For the burgers:
Winter squash (this & next week’s share)
black beluga lentils (next week’s share) -OR- other lentils/pulses/grain of your choice
smoked Monterrey Jack cheese –OR-cheese of your choice
parsley (this week’s share)
onion (recent shares)
For the coleslaw:
cabbage (next week’s share)
celeriac, also known as celery root (next week’s share)
carrots (recent shares & next week’s share)
watermelon radish (this week’s share & next week for those who didn’t get theirs)
chipotle pepper (dried or canned in adobo sauce)
I’m really hopeful we get everything we order so I can make this meal. If we don’t, oh well, that’s how the baby beets roll this time of year in Montana. I’m also hoping to acquire some arugula in next week’s share to serve on top of the burgers, along with some sliced tomatoes that we got in this week’s share. And I’ll make some chipotle mayo to slather on the buns as well. Of course, I’ll make a video to show you how to throw it all together, too! It will be fun! ‘Til next week, dream of warm winter squash-based meals!
This is one of the busiest times of the gardening season. Right now, it is raining/snowing outside and my garden season is essentially over. What the deer (or my little rascal, MaeBelle) didn’t eat of my tomatoes and other veggies, I have harvested and either eaten or frozen or dried or canned in some form. In a way, it’s a relief to be finished with my own garden right now so I can focus on other things for a while. Garlic-planting is still to come—but not until late October. The summer CSA is still going strong for another 4 weeks, then our fall share will begin immediately afterwards and take us through Thanksgiving—so I’ve still got over 2 full months of fresh produce coming my way. So between the CSA, what I’ve harvested out of my own garden, and what my neighbors have given me, I’ve been busily preserving all sorts of foods for the past few weeks so I can enjoy them this winter and early next spring.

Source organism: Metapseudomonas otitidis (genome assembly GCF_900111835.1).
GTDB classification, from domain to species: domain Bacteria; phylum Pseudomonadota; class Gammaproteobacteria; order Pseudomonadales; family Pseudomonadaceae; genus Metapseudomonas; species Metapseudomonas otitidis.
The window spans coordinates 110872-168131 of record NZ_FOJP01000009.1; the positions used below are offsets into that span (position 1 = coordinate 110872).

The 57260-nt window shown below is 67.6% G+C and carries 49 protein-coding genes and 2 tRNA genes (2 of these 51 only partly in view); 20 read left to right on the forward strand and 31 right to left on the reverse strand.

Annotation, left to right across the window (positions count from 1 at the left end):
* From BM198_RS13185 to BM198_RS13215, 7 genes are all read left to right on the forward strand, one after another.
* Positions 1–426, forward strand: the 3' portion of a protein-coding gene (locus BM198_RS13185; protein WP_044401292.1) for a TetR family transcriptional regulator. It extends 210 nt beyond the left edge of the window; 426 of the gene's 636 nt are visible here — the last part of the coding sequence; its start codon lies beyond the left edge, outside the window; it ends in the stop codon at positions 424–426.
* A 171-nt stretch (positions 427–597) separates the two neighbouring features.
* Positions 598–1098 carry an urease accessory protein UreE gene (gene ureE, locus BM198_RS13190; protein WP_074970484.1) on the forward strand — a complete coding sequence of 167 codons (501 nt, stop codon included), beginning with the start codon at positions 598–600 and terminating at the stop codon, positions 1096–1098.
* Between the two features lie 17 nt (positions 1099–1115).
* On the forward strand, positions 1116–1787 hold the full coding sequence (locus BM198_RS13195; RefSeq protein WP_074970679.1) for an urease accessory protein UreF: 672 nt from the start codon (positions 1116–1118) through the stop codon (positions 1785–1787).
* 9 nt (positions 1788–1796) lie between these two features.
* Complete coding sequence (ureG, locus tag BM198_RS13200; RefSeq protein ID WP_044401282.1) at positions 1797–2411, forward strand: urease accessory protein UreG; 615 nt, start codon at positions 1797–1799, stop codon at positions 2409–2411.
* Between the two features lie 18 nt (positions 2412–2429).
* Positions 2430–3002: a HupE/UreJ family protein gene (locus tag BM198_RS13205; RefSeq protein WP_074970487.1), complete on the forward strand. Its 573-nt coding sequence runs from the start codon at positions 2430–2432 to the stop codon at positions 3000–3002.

Since my tomatoes were nearly a complete bust this year I bought a 10 lb box of cherry tomatoes to eat and preserve.
I ended up drying 2/3 or more of the tomatoes because I absolutely love dried tomatoes and I use them all winter long for my tomato fix. And drying tomatoes is so easy AND economical! I cannot purchase sun-dried tomatoes at the supermarket. First of all, I don’t really like the oil-packed ones, and secondly, they are insanely expensive. If you have a food dehydrator (and if you don’t have a food dehydrator, you should seriously consider getting one if you want to preserve food) you can make your own dried tomatoes for pennies compared to those expensive jars in the grocery store.
I simply cut my cherry tomatoes into halves or thirds, depending on how large the tomato was, placed them onto the dehydrator trays, stacked them up (I have 4 trays), placed the lid on top, plugged in the dehydrator, and walked away.